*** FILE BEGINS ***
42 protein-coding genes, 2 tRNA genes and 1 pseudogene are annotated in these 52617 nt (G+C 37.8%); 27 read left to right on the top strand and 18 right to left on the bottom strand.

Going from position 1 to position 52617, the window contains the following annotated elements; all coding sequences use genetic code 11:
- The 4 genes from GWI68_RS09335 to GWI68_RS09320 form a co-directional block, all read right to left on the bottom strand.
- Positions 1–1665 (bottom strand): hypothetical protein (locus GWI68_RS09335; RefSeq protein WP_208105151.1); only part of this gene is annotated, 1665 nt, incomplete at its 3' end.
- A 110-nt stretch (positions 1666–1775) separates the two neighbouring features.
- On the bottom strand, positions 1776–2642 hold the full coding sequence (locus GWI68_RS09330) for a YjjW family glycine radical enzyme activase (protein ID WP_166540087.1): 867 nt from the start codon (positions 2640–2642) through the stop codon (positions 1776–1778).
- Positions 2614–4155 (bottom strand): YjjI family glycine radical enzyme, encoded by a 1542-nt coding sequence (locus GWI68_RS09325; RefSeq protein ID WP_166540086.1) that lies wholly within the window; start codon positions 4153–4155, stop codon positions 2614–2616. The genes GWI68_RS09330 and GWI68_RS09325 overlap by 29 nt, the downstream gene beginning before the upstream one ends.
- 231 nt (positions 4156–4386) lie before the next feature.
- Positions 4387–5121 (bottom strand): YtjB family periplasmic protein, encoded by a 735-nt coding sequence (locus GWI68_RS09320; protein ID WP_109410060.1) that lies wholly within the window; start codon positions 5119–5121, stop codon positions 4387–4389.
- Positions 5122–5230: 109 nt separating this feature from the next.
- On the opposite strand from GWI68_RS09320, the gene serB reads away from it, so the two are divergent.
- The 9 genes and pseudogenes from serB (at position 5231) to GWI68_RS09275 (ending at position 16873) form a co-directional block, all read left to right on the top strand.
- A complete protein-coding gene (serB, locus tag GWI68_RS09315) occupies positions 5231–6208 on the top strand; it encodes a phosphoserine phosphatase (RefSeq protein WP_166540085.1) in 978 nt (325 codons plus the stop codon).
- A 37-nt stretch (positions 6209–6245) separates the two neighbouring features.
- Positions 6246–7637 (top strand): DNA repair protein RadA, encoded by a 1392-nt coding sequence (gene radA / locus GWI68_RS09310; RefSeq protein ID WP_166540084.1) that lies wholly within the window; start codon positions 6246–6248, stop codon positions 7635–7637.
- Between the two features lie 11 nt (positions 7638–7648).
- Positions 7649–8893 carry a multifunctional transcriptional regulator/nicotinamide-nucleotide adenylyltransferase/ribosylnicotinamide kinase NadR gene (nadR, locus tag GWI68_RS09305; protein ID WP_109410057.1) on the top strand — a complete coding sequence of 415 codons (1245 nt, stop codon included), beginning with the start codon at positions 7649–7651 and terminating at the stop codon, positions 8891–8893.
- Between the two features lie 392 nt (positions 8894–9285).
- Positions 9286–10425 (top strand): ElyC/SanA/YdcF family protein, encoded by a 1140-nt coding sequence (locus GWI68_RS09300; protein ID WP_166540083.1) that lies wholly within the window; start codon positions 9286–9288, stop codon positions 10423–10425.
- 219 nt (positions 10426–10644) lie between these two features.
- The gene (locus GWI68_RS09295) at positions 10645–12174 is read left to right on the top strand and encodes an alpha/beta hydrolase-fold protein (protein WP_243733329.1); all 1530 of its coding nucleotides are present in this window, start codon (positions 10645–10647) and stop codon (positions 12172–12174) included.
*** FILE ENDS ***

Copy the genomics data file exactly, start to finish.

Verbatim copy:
42 protein-coding genes, 2 tRNA genes and 1 pseudogene are annotated in these 52617 nt (G+C 37.8%); 27 read left to right on the top strand and 18 right to left on the bottom strand.

Going from position 1 to position 52617, the window contains the following annotated elements; all coding sequences use genetic code 11:
- The 4 genes from GWI68_RS09335 to GWI68_RS09320 form a co-directional block, all read right to left on the bottom strand.
- Positions 1–1665 (bottom strand): hypothetical protein (locus GWI68_RS09335; RefSeq protein WP_208105151.1); only part of this gene is annotated, 1665 nt, incomplete at its 3' end.
- A 110-nt stretch (positions 1666–1775) separates the two neighbouring features.
- On the bottom strand, positions 1776–2642 hold the full coding sequence (locus GWI68_RS09330) for a YjjW family glycine radical enzyme activase (protein ID WP_166540087.1): 867 nt from the start codon (positions 2640–2642) through the stop codon (positions 1776–1778).
- Positions 2614–4155 (bottom strand): YjjI family glycine radical enzyme, encoded by a 1542-nt coding sequence (locus GWI68_RS09325; RefSeq protein ID WP_166540086.1) that lies wholly within the window; start codon positions 4153–4155, stop codon positions 2614–2616. The genes GWI68_RS09330 and GWI68_RS09325 overlap by 29 nt, the downstream gene beginning before the upstream one ends.
- 231 nt (positions 4156–4386) lie before the next feature.
- Positions 4387–5121 (bottom strand): YtjB family periplasmic protein, encoded by a 735-nt coding sequence (locus GWI68_RS09320; protein ID WP_109410060.1) that lies wholly within the window; start codon positions 5119–5121, stop codon positions 4387–4389.
- Positions 5122–5230: 109 nt separating this feature from the next.
- On the opposite strand from GWI68_RS09320, the gene serB reads away from it, so the two are divergent.
- The 9 genes and pseudogenes from serB (at position 5231) to GWI68_RS09275 (ending at position 16873) form a co-directional block, all read left to right on the top strand.
- A complete protein-coding gene (serB, locus tag GWI68_RS09315) occupies positions 5231–6208 on the top strand; it encodes a phosphoserine phosphatase (RefSeq protein WP_166540085.1) in 978 nt (325 codons plus the stop codon).
- A 37-nt stretch (positions 6209–6245) separates the two neighbouring features.
- Positions 6246–7637 (top strand): DNA repair protein RadA, encoded by a 1392-nt coding sequence (gene radA / locus GWI68_RS09310; RefSeq protein ID WP_166540084.1) that lies wholly within the window; start codon positions 6246–6248, stop codon positions 7635–7637.
- Between the two features lie 11 nt (positions 7638–7648).
- Positions 7649–8893 carry a multifunctional transcriptional regulator/nicotinamide-nucleotide adenylyltransferase/ribosylnicotinamide kinase NadR gene (nadR, locus tag GWI68_RS09305; protein ID WP_109410057.1) on the top strand — a complete coding sequence of 415 codons (1245 nt, stop codon included), beginning with the start codon at positions 7649–7651 and terminating at the stop codon, positions 8891–8893.
- Between the two features lie 392 nt (positions 8894–9285).
- Positions 9286–10425 (top strand): ElyC/SanA/YdcF family protein, encoded by a 1140-nt coding sequence (locus GWI68_RS09300; protein ID WP_166540083.1) that lies wholly within the window; start codon positions 9286–9288, stop codon positions 10423–10425.
- 219 nt (positions 10426–10644) lie between these two features.
- The gene (locus GWI68_RS09295) at positions 10645–12174 is read left to right on the top strand and encodes an alpha/beta hydrolase-fold protein (protein WP_243733329.1); all 1530 of its coding nucleotides are present in this window, start codon (positions 10645–10647) and stop codon (positions 12172–12174) included.